Additional Pathways to Success Final Rule Changes
In addition to these main takeaways, there are a number of additional programmatic changes to the Shared Savings Program within the Pathways to Success Final Rule to be aware of, some of which go into effect starting in the next performance year. These further changes include:

  • Modifications to repayment guarantee requirements for new and existing ACOs participating in risk-sharing tracks. [19]
  • Providing CMS will the ability to terminate ACOs with multiple years of poor financial performance. [20]
  • Incorporating several changes required by the Bipartisan Budget Act of 2018, including allowing ACOs to annually elect their choice of assignment methodology, [21] expanding the availability of payment for telehealth services for ACOs in performance-based risk tracks even when geographic limitations are not met, [22] and allowing ACOs in performance-based risk tracks to elect to operate a beneficiary incentive program and to provide incentive payments of up to $20 for beneficiaries to receive qualifying primary care services when all requirements are met. [23]
  • Extending notice requirements, requiring an ACO to provide notice (using CMS-developed templates) to Medicare beneficiaries of: (1) who are the participating ACO providers/suppliers, (2) the option to decline claims data sharing, (3) the ability to voluntarily align with clinicians, and (4) the availability of any beneficiary incentive program, if applicable. [24]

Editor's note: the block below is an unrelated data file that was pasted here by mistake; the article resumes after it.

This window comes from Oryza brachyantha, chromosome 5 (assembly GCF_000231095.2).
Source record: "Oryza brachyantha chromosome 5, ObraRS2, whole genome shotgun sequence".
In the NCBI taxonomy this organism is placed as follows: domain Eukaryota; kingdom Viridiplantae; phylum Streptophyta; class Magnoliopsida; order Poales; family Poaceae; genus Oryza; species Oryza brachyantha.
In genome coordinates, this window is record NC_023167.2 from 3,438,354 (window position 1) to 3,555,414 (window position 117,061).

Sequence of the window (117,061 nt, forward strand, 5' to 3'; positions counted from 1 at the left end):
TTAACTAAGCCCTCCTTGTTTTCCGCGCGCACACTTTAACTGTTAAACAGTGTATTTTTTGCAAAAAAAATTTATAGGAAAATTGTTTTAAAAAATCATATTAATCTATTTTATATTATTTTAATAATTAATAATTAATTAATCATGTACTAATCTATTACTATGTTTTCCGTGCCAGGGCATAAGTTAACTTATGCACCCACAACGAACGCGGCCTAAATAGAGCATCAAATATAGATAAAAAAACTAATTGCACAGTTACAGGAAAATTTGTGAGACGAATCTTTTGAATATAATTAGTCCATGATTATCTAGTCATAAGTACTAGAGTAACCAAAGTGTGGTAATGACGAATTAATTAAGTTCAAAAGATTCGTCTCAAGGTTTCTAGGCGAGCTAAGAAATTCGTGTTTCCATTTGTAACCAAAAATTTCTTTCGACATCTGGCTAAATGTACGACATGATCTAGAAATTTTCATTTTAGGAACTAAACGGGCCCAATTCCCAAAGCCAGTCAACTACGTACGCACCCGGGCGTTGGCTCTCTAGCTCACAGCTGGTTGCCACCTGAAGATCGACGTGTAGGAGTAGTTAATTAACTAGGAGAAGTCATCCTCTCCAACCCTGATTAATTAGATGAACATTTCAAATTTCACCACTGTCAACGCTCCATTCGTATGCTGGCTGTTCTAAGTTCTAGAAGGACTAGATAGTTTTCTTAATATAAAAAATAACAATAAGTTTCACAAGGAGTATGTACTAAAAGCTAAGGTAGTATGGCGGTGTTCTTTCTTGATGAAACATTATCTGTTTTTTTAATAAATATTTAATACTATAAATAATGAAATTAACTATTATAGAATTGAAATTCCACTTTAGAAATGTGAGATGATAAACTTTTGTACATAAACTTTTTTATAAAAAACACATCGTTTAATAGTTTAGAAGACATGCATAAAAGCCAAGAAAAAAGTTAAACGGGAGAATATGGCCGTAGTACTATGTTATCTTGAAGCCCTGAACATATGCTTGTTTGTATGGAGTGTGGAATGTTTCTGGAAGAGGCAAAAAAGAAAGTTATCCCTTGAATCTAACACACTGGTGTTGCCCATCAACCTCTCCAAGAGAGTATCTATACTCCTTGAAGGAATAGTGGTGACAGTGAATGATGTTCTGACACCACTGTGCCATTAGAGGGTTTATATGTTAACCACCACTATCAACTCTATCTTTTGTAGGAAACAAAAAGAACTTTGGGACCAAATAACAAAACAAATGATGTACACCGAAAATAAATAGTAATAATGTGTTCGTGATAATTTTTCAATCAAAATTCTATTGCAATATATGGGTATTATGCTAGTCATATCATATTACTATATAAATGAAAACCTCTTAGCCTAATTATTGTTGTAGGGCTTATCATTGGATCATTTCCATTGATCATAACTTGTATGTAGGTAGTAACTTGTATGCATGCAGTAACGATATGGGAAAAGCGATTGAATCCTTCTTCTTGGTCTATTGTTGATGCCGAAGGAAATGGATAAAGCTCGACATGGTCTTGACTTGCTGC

• Finally, CMS noted that it received feedback on its request for information on how Part D prescription drug plans could coordinate with ACOs to improve care and reduce costs associated with pharmacy care, but it did not finalize any initiatives in the Pathways to Success Final Rule. However, CMS noted that this feedback would be taken into account in possible future Shared Savings Program rulemaking.

Next Steps
Again, as already noted, for new ACOs looking to join the Shared Savings Program and for existing ACOs looking renew their participation, there is a short timeline to become familiar with the new program requirements and submit a NOIA to participate in the Shared Savings Program beginning in July 2019: NOIAs will be due by January 18, 2019. In addition, existing ACOs in Risk Models that wish to establish a beneficiary incentive program or obtain approval for a skilled nursing facility three-day rule waiver for a July 2019 start must likewise submit an NOIA by that date.

K&L Gates’ health care practice regularly assists health systems in responding to regulatory changes and can assist in assessing how these changes to the Shared Savings Program rules will affect current or planned participation in the Program. We will continue to closely monitor developments related to these program changes and other changes affecting Medicare value-based payment reimbursement models.